Single Chip Linux?

I'm a hardware guy and if the trends that I see continue I see some very interesting things happening soon. For example: As 32-bit micros get more and more embedded memory, it will eventually become practial to ship them with an OS on chip. As an example take the last 32-bit design that I did. It was a 5272 coldfire with 8MB of FLASH, 8MB of SDRAM, and an ethnet PHY on a

72-pin SO-DIMM. Motorola recently released the 5282 with 512KB FLASH, and 64KB DRAM. This isn't enough memory for Linux, but extrapolate the trend out to the next chip cycle and it might be. Is anyone here working on this or looking at the same trend? We've probably all heard the SOC hype, but IMHO it won't be real until the hardware comes with software.
Reply to
Rick Farmer
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Have a look at the AXIS MCM at

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Reply to
Zoran Tomicic

32Bit Risc Core ? Any known ? MIPS,ARM,ARC ???

Price ?

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Reply to
42Bastian Schick

"42Bastian Schick" a écrit dans le message de news: snipped-for-privacy@News.CIS.DFN.DE...

AXIS own core ??? I don't know exactly, but I'm working with this product line for 3 years and it's perfect to set-up a decent embedded system...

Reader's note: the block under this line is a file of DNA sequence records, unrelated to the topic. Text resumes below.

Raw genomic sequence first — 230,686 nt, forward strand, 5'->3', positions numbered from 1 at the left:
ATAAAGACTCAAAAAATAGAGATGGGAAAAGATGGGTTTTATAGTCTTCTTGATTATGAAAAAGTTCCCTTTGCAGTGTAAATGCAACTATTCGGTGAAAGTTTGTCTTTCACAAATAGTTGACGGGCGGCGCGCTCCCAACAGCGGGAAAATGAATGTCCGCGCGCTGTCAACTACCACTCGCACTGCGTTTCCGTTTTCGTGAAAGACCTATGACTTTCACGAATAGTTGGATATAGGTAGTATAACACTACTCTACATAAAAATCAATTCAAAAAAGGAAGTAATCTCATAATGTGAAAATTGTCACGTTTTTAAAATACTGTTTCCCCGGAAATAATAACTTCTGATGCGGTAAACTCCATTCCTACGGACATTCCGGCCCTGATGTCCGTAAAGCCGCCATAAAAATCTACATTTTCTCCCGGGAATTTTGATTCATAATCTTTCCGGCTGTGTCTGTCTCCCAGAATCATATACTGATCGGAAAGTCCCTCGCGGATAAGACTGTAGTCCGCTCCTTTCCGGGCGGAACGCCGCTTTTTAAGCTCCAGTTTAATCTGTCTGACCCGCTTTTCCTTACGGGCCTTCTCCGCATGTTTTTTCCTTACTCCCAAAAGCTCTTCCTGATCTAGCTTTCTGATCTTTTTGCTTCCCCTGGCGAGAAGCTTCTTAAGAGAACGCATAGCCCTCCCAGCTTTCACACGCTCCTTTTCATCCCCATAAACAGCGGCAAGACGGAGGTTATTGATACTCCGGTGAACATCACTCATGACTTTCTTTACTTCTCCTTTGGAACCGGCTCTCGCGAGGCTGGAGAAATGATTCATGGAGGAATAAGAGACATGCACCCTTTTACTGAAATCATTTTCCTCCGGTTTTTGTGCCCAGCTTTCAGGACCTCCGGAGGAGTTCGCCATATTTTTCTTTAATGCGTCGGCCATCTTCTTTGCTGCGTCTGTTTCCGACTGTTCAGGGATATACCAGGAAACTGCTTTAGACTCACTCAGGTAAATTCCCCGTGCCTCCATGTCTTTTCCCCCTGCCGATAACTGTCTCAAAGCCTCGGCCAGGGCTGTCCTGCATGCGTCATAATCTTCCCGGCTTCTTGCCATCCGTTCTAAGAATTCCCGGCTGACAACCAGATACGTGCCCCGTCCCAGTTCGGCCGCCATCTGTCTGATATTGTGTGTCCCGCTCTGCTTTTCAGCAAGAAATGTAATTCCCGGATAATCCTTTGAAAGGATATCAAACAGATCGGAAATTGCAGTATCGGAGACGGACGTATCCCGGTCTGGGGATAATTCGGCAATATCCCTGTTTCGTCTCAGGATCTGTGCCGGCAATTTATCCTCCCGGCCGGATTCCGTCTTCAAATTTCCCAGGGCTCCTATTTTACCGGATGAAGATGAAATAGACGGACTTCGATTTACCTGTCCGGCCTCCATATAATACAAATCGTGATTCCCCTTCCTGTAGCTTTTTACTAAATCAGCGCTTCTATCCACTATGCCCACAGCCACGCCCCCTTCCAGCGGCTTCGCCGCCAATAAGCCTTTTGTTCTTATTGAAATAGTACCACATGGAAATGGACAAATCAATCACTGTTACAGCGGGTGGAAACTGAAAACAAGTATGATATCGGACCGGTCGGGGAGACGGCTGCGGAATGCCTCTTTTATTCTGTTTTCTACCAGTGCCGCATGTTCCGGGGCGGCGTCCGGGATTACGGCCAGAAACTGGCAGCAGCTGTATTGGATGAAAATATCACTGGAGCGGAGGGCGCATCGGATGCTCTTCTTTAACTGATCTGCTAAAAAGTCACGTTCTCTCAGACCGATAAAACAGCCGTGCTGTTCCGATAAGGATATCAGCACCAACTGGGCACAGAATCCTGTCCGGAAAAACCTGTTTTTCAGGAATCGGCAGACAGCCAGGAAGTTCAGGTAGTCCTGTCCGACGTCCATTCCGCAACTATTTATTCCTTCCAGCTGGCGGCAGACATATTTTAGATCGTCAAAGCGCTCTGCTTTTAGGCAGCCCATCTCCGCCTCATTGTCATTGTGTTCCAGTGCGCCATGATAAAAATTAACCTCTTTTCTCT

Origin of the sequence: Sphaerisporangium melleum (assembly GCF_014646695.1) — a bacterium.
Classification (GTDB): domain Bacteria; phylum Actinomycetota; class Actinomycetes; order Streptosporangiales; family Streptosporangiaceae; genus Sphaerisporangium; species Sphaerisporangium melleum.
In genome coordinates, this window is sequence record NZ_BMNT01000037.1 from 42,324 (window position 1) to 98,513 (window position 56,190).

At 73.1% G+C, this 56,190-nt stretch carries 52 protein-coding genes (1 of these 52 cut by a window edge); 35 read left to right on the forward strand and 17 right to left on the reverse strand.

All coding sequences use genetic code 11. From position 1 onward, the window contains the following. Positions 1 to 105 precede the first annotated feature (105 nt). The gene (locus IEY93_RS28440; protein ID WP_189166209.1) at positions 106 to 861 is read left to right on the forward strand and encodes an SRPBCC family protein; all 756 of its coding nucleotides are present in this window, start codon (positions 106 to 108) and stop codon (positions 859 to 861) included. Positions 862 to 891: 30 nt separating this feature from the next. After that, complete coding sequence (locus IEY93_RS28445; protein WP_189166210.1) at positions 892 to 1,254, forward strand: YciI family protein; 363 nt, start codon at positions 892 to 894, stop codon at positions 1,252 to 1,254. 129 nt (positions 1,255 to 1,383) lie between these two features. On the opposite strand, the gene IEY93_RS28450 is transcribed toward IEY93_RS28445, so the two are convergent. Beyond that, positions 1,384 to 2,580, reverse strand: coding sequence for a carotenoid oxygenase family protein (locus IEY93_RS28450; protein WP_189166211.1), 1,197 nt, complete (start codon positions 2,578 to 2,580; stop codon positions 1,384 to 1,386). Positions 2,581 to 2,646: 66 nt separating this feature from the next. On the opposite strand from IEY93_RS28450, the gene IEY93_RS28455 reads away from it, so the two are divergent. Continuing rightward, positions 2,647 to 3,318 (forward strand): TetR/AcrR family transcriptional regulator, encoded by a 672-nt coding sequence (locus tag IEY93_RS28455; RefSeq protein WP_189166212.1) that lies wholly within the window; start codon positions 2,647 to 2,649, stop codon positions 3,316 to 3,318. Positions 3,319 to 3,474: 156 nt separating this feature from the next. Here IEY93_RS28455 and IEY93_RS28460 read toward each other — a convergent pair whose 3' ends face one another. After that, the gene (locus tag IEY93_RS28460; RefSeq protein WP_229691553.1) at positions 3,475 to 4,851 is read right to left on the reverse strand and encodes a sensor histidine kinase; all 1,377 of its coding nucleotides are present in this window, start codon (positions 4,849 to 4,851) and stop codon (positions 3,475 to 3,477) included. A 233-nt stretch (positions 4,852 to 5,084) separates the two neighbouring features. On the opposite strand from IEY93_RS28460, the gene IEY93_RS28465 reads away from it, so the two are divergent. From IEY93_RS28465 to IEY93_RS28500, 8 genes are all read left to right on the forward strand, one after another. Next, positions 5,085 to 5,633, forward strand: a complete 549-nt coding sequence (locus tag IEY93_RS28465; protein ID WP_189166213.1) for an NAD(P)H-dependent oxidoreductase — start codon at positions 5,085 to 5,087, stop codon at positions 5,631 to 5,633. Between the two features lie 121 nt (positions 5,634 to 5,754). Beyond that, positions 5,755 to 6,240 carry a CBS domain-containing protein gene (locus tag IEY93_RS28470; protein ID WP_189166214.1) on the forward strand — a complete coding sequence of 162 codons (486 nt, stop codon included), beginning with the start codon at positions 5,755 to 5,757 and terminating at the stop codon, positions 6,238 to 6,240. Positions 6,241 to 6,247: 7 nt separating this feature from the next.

Ask them, they are fast and efficient...

Reply to
Johann Dantant

I agree .

I don't agree. As flash is a very different process than logic and RAM and as flash cells are huge, on-chip RAM costs a lot of space and money. So I suppose we'll see lots of internal RAM bit no big internal flash on future high-performance processors. Take a look at

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They designed a new series of embedded 32 Bit RISK processors (IP3K). Same have internal 32 Bit program ram and internal dual ported 32 Bit data ram. On one of their white papers they elaborate on their design decisions.

They provide a GNU based SDK that includes a (kind of) multitasking OS but they don't seem to consider a Linux port.


Reply to
Michael Schnell

We're already at the point where it is possible. The question is whether it makes any sense. The primary purpose of an OS is to provide a standardized set of functionality, usually across different hardware. If there is value in obscuring the underlying hardware (e.g. for DRM reasons) then it makes sense to ship a chip with an OS preloaded and tell the developer to treat it as a black box.

But for almost any other set of circumstances, it makes far better sense to allow the developer to customize the OS for his own design priorities, or to choose a different OS if needs be; in which case, there is no point pre-flashing anything onto the chip.

Reply to
Lewin A.R.W. Edwards

You don't nessesarily want to hide the underlying hardware, you just want to make it easy to use. In small run embedded designs the time and expense of porting or designing the system (especially the software) is the major expense. The virtualization also frees you from the ball-and-chain of hardware dependency that plagues most embedded designes as well. Yes?

Reply to
Rick Farmer

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